China may have signaled it's going more hard-line on trade, but it could be a good thing, former U.S. negotiator Clete Willems told CNBC.World Economyread more
As China's economic growth declines, some analysts say Beijing may have to spend more on infrastructure, adding to concerns about high debts.China Economyread more
After years of speculation, Neuralink, the brain-machine interface start-up co-founded by Elon Musk, started talking directly to the public on Tuesday.Technologyread more
"The charts, as interpreted by Carley Garner, suggest that the upside in the stock market has gotten more limited," Jim Cramer says.Mad Money with Jim Cramerread more
John Paul Stevens, who served on the Supreme Court for nearly 35 years and became its leading liberal, has died.Politicsread more
Aarti Borkar from IBM Security says artificial intelligence bias can exist at three levels: the program, the data and the people who design those AI systems.Cybersecurityread more
A key read on the industry, the Architecture Billings Index, fell into negative territory in June, according to the American Institute for Architects. Inquiries for new...Real Estateread more
The largest U.S. banks are scrutinizing members of the Federal Reserve for any insight into how the central bank will tinker interest rates.Banksread more
Mikaila Ulmer may be just 14 years old, but the Me & the Bees Lemonade founder knows a thing or two about business.Young Successread more
U.S. President Donald Trump said Tuesday that Washington and Beijing have a long way to go on trade, adding that America could place tariffs on an additional $325 billion...Asia Marketsread more
The U.S. and China restarted their trade talks, but signs are showing a comprehensive deal could be a long way off, if it happens at all.Marketsread more
Jim Cramer has been saying for days that he thinks the market is overbought. He saw evidence of this on Thursday when investors scavenged for whatever growth stocks they could find, which was why there was aggressive buying of biotechs and fast-rising technology stocks.
On day two of the slowdown, investors bought staples. Those are the companies that wouldn't miss numbers even if the economy slows down. They have lower risk, even though they may have less reward. Cramer likes to call them the "chicken growth stocks."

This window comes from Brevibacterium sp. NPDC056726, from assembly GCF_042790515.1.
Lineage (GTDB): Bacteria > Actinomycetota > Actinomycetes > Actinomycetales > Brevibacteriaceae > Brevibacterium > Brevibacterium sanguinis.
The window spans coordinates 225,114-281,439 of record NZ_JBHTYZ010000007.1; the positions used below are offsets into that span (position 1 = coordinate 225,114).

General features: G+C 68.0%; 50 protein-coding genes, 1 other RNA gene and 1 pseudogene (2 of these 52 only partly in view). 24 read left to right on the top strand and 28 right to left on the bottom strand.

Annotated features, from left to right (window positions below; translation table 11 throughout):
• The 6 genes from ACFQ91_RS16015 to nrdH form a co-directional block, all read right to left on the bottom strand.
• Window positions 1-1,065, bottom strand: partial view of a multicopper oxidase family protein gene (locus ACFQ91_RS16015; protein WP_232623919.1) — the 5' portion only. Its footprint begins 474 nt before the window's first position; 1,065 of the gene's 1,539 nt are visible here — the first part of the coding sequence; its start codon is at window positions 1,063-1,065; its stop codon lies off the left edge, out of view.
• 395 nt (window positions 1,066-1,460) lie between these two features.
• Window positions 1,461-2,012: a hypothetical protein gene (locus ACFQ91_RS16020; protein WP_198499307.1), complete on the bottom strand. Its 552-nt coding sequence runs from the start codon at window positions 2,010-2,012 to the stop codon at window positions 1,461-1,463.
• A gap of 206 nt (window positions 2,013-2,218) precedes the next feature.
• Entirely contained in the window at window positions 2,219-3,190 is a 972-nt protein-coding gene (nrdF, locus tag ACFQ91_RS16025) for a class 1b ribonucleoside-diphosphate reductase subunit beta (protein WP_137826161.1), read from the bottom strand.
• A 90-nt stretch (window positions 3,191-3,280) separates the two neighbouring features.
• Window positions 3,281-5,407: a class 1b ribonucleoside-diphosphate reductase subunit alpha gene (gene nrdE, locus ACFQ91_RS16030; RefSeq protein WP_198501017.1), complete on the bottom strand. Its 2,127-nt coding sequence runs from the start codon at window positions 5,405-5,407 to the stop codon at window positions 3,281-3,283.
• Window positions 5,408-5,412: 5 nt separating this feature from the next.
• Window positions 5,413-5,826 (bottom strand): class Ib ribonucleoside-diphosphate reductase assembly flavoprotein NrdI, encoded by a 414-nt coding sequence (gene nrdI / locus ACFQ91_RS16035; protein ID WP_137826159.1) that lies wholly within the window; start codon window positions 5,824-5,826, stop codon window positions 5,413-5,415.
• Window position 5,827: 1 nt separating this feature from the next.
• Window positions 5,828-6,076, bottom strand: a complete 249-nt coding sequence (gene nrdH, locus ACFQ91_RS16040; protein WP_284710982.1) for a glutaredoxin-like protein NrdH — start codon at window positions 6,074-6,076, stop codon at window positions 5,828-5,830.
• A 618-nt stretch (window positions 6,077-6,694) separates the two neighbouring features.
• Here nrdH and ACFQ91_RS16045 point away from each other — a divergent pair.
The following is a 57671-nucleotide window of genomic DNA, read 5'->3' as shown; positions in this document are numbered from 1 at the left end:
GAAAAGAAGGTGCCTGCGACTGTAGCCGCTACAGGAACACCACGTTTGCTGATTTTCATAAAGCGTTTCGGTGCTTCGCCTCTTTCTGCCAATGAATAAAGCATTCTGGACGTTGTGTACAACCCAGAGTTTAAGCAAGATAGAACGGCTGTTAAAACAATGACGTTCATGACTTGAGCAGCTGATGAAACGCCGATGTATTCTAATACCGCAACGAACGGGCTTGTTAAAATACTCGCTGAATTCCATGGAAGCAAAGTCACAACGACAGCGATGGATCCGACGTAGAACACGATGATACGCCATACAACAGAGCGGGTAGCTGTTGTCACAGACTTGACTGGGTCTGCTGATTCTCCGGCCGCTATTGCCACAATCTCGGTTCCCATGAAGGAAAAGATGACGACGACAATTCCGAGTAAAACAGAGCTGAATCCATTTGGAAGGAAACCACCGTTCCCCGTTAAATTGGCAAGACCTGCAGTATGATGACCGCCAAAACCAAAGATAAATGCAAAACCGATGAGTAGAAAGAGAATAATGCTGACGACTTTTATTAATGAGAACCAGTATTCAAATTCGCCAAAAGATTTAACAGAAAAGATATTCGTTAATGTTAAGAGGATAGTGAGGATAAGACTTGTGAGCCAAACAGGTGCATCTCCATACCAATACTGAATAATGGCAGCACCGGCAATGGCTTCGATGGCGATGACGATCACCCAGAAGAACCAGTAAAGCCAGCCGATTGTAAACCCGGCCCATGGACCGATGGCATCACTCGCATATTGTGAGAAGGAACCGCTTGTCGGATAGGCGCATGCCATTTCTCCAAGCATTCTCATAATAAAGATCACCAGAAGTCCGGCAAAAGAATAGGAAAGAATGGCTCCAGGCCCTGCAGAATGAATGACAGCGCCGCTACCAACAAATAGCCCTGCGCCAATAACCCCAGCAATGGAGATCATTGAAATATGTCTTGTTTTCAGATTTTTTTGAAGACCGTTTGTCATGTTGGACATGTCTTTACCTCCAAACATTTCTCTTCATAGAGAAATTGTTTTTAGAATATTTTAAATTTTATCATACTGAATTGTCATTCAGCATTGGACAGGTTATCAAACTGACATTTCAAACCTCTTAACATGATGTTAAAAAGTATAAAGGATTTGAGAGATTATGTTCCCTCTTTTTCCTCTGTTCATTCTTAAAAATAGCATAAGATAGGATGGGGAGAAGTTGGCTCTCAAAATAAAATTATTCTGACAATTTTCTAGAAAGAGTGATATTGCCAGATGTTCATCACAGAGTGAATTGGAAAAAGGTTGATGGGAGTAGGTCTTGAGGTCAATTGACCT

This group includes companies like PepsiCo, Kimberly Clark, Kraft and Eli Lilly. Cramer thinks investors have now accepted that they will need to sacrifice the potential upside for steady profits and a good night's sleep.
"I like to teach this kind of stuff because I want you to understand why stocks act like they do," the "Mad Money" host said.
Often Cramer sees random or stupid moves and he thinks the market is irrational. But the kind of stock rotation Cramer has seen these past few days is something completely different. This is more of a seasoned playbook rotation that works the same way every time like clockwork because of the mindset of big money managers.
For instance, hedge fund managers are more concerned with fast money and take action quickly. They reach for the growth stocks with the most risk, such as Celgene, Regeneron and Amazon. They can handle a possible downside and will jump ship the minute the economy starts to accelerate again. That is why there is always a rally in high-growth stocks the day after investors think there is a slowdown.
Then there is mutual fund money, which is a very different animal. They make strategic decisions. Portfolio managers meet, discuss, kick around ideas and mull over it. Then they meet again, and collectively decide what companies could have good growth in a slowing environment.
Mutual funds will start to buy food and drug companies and consumer packaged goods plays; again, PepsiCo and Kraft are winners, along with Eli Lilly.
Read more from Mad Money with Jim Cramer
"In a slowdown, we'll get a decline in interest rates. Unlike those high-risk, high-reward growth stocks the nimble traders loaded up on yesterday, these consumer staple companies have sky-high dividends that give you a much better yield than the bond-market competition," Cramer explained.
And that is exactly how a rally occurs, like it did on Friday.
Cramer thinks it really is that simple, which is why investors should now be able to play the slowdown to their advantage.
"These are trade secrets — no hedge fund or mutual fund wants the public to know their strategies because it would cut into their profits," Cramer said. (Tweet this)